Suppose someone is doing a bunch of really long sums e.g. adding 12 digit numbers, with a blunt pencil and in a hurry. Under these circumstances they are quite likely to make at least one mistake during the course of each of the sums, so (as they learn when they check over their answers) overall they get only about one sum in ten correct. Now after doing this for a while, suppose they do one more sum and, being the confident person they are, they believe that the answer to it is in fact 1789200056911 as their calculations suggest. And suppose that this is, in fact the right answer, and in this case they have been lucky enough not to make any mistakes along the way. Then do you think that they know that whatever + whatever = 1789200056911 or not?/ Is their belief justified?

On the one hand, it seems like they know since they have gone through and been convinced by a correct process of reasoning which entails that this is the right answer. On the other hand, it seems like they don’t know that the answer is that because they usually make so many mistakes that the mere fact of their computing a certain result is very little evidence that that result is correct.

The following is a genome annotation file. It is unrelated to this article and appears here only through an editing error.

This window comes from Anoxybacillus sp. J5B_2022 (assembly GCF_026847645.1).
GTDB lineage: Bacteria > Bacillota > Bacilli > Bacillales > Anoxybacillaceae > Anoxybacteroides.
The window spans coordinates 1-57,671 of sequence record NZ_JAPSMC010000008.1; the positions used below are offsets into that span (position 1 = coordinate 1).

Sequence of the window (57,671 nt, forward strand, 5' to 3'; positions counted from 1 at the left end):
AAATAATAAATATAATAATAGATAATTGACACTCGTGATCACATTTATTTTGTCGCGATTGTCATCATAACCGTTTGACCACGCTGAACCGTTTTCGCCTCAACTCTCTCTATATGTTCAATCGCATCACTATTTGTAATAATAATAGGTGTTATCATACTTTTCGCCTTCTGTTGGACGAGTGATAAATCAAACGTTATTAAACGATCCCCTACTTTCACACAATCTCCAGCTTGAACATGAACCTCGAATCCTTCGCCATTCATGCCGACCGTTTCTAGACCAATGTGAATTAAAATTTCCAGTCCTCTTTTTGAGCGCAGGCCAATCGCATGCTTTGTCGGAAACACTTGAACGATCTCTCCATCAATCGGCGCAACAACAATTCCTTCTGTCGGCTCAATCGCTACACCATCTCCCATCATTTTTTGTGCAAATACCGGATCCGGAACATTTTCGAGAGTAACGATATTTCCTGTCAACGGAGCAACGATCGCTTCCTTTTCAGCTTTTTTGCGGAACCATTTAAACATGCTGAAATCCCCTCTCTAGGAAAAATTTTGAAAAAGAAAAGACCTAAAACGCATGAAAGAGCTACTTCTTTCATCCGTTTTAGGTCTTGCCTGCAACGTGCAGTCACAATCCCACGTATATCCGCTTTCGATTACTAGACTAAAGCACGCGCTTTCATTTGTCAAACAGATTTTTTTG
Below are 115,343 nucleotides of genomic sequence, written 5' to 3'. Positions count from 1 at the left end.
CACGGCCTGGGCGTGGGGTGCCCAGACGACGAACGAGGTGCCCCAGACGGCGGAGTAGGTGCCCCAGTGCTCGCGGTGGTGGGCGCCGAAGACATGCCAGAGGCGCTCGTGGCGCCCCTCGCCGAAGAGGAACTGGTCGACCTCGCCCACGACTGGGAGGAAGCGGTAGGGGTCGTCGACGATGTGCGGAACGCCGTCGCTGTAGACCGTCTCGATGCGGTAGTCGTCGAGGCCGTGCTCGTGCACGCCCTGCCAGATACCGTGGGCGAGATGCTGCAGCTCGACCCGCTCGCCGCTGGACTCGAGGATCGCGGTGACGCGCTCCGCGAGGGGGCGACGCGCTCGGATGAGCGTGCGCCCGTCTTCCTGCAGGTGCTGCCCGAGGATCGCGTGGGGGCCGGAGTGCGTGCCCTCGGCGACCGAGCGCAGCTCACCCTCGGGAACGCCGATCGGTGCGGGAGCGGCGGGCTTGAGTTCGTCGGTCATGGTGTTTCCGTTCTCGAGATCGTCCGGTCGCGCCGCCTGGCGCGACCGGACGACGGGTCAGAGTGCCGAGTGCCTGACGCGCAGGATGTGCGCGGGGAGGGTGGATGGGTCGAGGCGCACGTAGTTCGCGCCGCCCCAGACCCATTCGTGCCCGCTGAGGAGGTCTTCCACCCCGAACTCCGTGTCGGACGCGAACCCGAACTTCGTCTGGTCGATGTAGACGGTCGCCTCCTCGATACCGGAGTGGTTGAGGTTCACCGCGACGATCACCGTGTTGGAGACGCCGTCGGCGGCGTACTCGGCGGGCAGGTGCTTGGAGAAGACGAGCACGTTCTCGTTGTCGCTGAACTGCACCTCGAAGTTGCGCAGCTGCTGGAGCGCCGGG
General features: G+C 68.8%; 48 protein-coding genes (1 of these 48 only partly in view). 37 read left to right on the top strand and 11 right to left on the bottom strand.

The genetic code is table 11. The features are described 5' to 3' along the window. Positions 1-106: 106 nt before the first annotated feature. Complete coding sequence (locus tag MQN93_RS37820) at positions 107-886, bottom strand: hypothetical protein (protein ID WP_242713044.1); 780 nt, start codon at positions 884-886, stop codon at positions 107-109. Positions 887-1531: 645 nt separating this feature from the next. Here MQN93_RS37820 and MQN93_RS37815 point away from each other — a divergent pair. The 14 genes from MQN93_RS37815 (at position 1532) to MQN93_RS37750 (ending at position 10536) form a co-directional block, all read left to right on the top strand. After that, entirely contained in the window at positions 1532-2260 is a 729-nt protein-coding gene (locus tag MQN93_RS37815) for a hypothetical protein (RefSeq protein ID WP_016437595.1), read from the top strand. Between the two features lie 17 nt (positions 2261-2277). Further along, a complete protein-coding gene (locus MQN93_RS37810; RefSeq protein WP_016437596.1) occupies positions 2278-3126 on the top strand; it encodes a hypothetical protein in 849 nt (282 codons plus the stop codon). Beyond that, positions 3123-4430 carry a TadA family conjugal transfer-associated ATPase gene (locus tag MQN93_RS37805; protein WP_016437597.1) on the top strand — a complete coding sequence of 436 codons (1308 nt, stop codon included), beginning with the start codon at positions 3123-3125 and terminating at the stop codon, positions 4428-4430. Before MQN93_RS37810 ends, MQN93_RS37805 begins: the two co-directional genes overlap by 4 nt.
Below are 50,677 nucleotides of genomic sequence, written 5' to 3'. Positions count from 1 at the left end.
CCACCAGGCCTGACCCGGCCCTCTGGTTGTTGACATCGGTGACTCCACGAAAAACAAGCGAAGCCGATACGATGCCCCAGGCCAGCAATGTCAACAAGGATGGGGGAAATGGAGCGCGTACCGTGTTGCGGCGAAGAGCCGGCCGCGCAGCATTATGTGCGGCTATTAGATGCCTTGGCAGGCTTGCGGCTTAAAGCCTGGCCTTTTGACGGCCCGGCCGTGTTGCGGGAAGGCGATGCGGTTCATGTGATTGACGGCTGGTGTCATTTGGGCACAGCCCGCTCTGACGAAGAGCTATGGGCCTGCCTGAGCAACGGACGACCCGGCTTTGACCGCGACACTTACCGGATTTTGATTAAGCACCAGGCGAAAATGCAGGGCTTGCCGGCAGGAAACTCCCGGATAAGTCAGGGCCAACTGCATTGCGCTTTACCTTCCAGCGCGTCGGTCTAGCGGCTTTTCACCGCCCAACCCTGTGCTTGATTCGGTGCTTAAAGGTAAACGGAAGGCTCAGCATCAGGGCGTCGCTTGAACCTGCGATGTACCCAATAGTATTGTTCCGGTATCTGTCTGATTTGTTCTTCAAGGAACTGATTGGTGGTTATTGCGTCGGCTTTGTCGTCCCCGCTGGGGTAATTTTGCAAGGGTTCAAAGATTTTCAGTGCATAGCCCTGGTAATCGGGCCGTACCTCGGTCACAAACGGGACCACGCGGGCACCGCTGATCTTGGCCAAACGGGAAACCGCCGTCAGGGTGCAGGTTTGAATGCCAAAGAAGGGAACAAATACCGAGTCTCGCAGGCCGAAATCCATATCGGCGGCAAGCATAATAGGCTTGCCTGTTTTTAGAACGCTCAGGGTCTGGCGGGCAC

My impulse would be to say that this shows that we two different standards – for mathematical knowledge and for knowledge in general which are clashing in this case. Maybe one can also get a conflict between these standards for knowledge in the opposite direction: setting computers to check the first few billion cases of goldbach’s conjecture (that every number greater than two can be written as the sum of two primes) could eventually give you very strong justification for believing it (and hence perhaps knowledge in the ordinary sense) but it would be strange to say that you know the conjecture was true if you didn’t have a proof.

Also this case seems similar to the familiar lottery example 'do you know that you won't win the lottery, when you have evidence that that your chances of loosing are overwhealmingly good?' so maybe the lottery example is further evidence that our conception of knowledge is fragmented/highly context dependent. Read more!